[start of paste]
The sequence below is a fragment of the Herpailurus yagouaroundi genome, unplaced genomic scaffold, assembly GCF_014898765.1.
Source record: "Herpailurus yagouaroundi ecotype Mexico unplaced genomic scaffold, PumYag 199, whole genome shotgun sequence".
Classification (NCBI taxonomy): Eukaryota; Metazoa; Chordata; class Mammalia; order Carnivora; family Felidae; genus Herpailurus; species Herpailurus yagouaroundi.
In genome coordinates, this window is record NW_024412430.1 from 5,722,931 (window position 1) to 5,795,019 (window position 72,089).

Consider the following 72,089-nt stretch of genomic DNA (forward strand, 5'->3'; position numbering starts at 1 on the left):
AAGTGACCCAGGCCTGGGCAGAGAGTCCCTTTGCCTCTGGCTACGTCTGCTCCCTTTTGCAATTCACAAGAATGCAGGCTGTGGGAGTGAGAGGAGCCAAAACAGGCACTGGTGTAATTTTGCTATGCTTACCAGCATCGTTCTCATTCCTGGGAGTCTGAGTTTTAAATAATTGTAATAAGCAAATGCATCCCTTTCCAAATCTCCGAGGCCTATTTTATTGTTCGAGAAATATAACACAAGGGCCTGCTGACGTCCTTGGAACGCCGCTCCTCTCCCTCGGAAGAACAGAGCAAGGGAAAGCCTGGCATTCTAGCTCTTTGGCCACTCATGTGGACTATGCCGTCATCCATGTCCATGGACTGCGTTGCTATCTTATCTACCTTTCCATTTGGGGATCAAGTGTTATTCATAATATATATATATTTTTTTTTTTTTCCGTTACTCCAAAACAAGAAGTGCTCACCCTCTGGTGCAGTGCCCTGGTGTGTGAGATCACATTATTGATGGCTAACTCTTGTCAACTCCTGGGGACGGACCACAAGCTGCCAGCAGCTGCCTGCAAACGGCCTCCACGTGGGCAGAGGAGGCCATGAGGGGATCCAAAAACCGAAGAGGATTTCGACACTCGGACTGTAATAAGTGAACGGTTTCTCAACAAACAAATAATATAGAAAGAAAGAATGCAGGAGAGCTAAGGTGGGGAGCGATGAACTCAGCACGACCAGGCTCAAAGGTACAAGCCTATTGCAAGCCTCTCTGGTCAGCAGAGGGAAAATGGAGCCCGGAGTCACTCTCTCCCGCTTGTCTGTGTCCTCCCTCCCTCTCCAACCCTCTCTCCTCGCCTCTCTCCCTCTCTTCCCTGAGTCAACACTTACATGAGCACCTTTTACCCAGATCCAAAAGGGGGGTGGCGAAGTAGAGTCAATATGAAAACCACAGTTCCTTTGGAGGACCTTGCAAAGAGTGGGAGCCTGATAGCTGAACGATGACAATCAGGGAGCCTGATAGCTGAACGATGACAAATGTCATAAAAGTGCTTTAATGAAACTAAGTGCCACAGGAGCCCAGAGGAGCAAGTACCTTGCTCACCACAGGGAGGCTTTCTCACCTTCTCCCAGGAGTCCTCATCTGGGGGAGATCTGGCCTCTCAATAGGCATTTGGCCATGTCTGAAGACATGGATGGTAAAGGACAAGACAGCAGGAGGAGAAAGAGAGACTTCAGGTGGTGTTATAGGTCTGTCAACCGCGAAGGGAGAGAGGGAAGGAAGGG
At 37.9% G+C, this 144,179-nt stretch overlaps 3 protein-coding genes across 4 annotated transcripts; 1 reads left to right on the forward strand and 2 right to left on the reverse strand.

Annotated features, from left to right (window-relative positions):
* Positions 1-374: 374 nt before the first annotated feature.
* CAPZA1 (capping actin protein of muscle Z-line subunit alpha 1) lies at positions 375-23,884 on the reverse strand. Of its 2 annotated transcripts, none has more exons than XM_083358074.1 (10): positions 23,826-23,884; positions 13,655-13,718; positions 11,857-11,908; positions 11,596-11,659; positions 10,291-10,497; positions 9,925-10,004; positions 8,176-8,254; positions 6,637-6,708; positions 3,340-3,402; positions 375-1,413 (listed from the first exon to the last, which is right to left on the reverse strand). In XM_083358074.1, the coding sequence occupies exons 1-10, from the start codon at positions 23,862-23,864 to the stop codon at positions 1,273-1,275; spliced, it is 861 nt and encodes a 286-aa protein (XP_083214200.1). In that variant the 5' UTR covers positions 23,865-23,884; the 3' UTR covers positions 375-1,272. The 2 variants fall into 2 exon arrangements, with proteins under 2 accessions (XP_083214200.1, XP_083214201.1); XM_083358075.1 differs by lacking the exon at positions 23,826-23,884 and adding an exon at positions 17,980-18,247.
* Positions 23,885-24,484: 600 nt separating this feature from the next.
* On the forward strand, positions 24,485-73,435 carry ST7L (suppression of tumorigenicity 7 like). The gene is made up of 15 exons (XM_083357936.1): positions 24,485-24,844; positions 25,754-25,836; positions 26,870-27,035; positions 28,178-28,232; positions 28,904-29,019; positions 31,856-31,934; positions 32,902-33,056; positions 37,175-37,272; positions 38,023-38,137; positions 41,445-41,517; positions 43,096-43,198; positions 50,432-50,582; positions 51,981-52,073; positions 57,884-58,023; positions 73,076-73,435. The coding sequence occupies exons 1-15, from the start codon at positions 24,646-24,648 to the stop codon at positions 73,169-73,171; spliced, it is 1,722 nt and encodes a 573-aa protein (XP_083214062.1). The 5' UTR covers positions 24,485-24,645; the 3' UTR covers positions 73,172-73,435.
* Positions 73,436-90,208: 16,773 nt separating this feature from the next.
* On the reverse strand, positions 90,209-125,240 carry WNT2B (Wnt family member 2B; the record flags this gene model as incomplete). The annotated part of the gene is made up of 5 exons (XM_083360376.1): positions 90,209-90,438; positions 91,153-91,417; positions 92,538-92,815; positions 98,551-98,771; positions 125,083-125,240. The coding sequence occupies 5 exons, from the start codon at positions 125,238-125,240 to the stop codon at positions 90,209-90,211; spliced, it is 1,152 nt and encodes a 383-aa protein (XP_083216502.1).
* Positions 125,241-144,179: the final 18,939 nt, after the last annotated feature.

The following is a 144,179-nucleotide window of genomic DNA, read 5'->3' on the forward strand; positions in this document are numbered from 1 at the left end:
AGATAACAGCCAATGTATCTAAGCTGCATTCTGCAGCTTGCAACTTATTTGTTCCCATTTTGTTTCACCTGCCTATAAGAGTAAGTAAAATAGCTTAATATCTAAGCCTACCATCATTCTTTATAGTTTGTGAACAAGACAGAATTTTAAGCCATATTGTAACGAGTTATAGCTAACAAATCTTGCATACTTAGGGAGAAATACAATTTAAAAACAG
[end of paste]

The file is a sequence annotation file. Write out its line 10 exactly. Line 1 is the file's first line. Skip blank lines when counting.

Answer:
* CAPZA1 (capping actin protein of muscle Z-line subunit alpha 1) lies at positions 375-23,884 on the reverse strand. Of its 2 annotated transcripts, none has more exons than XM_083358074.1 (10): positions 23,826-23,884; positions 13,655-13,718; positions 11,857-11,908; positions 11,596-11,659; positions 10,291-10,497; positions 9,925-10,004; positions 8,176-8,254; positions 6,637-6,708; positions 3,340-3,402; positions 375-1,413 (listed from the first exon to the last, which is right to left on the reverse strand). In XM_083358074.1, the coding sequence occupies exons 1-10, from the start codon at positions 23,862-23,864 to the stop codon at positions 1,273-1,275; spliced, it is 861 nt and encodes a 286-aa protein (XP_083214200.1). In that variant the 5' UTR covers positions 23,865-23,884; the 3' UTR covers positions 375-1,272. The 2 variants fall into 2 exon arrangements, with proteins under 2 accessions (XP_083214200.1, XP_083214201.1); XM_083358075.1 differs by lacking the exon at positions 23,826-23,884 and adding an exon at positions 17,980-18,247.